We here at Return Of Kings have dedicated ourselves to promoting the interests of masculine men. In our multiple demographic appeal, we discuss fitness, sex, philosophy, science, and many other topics, to the point where I don’t think it is an exaggeration to say that Return Of Kings is one of, if not the best, men’s magazines out there in the world today.

But that raises a question: what is “the establishment” publishing? If we have an iron grip upon the truth, then what is legacy media pushing in their periodicals and publications intended for viewing by a masculine audience?

Being something of a minimalist, I never held a subscription to any of the standard men’s magazines you will find—however, one night while at physical therapy for my foot (and in case anybody is wondering, they estimate that around April or May I’ll be able to get back into the gym and start lifting again), I managed to get my hands on a men’s magazine, more specifically the December 2016 edition of Men’s Journal magazine, which can be deemed, at least tangentially, a fitness magazine, as it was placed along with other magazines such as Men’s Health. And upon reading that magazine, I decided to write up a list that essentially compares and contrasts our content to theirs. And so without further ado:

A Walk Through Men’s Journal, With Related Links 

The front cover of December’s edition advertises two articles that immediately turned my head: One was a list of the “must buy” items of 2016—of course, the very idea of there being any consumer good that one “must buy” immediately rankled me, and this antipathy towards mindless consumerism is a nigh-universal trait amongst masculinist websites.

As if that weren’t enough to raise the ire of the reader, the main cover story was an article on how to be a better husband under the tutelage of…Bill Clinton

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Any reader of Return Of Kings already knows how ridiculous citing Bill Clinton as any sort of moral authority is. The byline then goes on to describe how “he told the world that his wife is ‘slaying’ her career and he’s behind her—and that’s what women always say they want.” In other words, the same Narrative we’re force-fed everywhere else, but you wouldn’t expect to see in a magazine ostensibly for masculine men—at the very least, you would expect a men’s magazine to point out that women do not, in fact, like “kitchen bitches”. To top it off, this article was replete with the sort of faux-“edginess” you would see on Jezebel, where the author peppers his language with profanity (far more profanity then I use) in a vain attempt to pretend that he’s something other than a propagator of establishment narratives.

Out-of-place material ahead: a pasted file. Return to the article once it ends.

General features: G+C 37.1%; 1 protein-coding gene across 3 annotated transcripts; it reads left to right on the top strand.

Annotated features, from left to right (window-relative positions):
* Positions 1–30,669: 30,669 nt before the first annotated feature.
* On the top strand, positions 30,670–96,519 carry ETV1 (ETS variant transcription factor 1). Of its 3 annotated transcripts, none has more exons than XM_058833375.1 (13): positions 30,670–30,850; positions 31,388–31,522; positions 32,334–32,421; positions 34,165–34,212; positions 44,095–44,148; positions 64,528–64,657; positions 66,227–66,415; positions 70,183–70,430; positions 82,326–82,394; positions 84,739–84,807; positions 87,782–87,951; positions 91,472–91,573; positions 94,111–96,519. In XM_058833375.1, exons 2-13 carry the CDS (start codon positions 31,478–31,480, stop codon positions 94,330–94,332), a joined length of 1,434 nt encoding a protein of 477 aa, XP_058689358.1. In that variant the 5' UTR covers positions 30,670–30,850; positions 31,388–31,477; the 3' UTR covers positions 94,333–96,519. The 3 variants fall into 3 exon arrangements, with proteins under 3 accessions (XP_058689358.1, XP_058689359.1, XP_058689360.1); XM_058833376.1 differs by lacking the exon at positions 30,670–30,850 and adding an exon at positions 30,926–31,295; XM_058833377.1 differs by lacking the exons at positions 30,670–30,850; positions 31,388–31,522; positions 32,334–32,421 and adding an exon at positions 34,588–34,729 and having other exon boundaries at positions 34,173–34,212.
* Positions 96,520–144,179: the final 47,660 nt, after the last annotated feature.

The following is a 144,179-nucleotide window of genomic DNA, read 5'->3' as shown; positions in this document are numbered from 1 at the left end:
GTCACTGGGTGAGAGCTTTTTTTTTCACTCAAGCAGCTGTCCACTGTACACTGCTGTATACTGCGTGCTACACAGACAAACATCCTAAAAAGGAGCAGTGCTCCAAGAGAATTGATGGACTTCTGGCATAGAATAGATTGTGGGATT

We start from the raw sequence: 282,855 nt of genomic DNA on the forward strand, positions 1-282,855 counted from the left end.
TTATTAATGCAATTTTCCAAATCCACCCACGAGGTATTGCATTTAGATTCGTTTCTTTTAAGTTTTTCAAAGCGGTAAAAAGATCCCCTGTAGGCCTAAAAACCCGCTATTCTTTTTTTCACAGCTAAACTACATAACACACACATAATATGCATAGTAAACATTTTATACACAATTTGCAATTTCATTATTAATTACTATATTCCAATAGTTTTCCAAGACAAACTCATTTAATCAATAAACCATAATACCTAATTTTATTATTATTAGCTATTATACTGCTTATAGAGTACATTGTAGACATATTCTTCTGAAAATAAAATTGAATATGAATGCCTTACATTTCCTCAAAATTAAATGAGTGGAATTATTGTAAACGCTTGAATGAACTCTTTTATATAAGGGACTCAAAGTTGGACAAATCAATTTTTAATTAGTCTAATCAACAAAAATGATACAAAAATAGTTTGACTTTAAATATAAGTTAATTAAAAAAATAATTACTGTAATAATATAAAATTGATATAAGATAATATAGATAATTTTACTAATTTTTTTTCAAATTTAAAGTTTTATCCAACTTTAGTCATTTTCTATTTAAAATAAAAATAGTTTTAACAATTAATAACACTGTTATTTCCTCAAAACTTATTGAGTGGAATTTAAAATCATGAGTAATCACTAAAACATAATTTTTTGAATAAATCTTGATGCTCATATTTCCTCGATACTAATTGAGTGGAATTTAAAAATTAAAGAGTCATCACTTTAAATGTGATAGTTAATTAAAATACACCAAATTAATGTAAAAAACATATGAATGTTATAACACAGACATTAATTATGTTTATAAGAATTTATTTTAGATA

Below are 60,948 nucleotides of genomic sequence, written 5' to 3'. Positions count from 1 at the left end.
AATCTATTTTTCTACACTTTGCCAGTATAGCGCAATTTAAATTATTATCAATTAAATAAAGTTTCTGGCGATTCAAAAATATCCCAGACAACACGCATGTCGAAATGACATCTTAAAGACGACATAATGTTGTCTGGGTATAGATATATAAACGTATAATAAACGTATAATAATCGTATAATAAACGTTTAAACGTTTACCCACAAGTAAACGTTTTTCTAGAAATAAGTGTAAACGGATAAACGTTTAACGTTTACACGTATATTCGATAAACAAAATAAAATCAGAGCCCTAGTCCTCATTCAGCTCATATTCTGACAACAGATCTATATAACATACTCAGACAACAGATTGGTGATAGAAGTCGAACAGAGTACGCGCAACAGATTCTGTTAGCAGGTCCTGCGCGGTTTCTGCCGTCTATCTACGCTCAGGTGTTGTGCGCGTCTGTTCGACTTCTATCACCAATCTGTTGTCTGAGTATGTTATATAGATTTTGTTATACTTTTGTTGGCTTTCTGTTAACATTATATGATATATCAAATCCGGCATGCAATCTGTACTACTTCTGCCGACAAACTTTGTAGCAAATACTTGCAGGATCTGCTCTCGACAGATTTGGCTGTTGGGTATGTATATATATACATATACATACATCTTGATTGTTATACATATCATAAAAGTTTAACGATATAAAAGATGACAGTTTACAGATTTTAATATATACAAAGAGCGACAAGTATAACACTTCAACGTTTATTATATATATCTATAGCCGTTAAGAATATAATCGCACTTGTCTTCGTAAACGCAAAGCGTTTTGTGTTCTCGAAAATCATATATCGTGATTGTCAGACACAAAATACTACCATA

As a side note, that article propagates the “slut or frigid” feminist dogma, and cites Michael Kimmel as an authority on men, Michael Kimmel being a guy that Jack Donovan has thoroughly eviscerated in print.

Despite the fact that the magazine promises advice on exercise and fitness, there was surprisingly little of that—there are plenty of articles about OTHER men doing great physical feats, both in the realms of mainstream sportsball and other, more exotic sports. However there was very little about the reader’s fitness. Indeed, were I of a conspiratorial mindset, I would think that they were promoting the watching of sports as something of a “panem et circenses,” to quote Juvenal. But that would just be ridiculous, right?

Is There Any Good In This Magazine?

For reasons unknown to me, I am something of an optimist, and generally I try to “throw the dog a bone” when it deserves one. And in this case, there were indeed a few worthwhile things that this magazine had to say. More accurately speaking, there were two articles that weren’t complete bullshit.

The first was an article on men’s fashion, which wasn’t half bad considering that the article was a blatant plug for a particular clothing line’s wares. At the very least, the clothes were what one would actually identify as “men’s clothing,” which is more than you can say for most fashion lines these days.

And it was in the last 30 or so pages that there was some actual fitness related writing: to be precise, it was a halfway decent shadowboxing workout for beginners, buried in the middle of a celebrity puff piece about actor Miles Teller’s training for his playing of boxer Vinny Pazienza in an upcoming movie. And seeing as I see nothing wrong with taking inspiration from those men who have transformed their bodies—the key being inspiration, i.e.: following in their example—I will give that article my seal of approval.

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Conclusion

In my brief reading of Men’s Journal magazine, I saw that there were a few nuggets of goodness, but overall I wasn’t impressed. Indeed, the magazine really comes off as a “man” version of the Ladies Home Journal, or a slightly “upmarket” version of the dumbed-down “bacon and boobs” masculinity that “The Cathedral” allows us to have. You can get much better articles on general men’s interest, fitness, history, sex, philosophy, and diet—amongst many other topics—for free on websites such as this one you’re currently reading.

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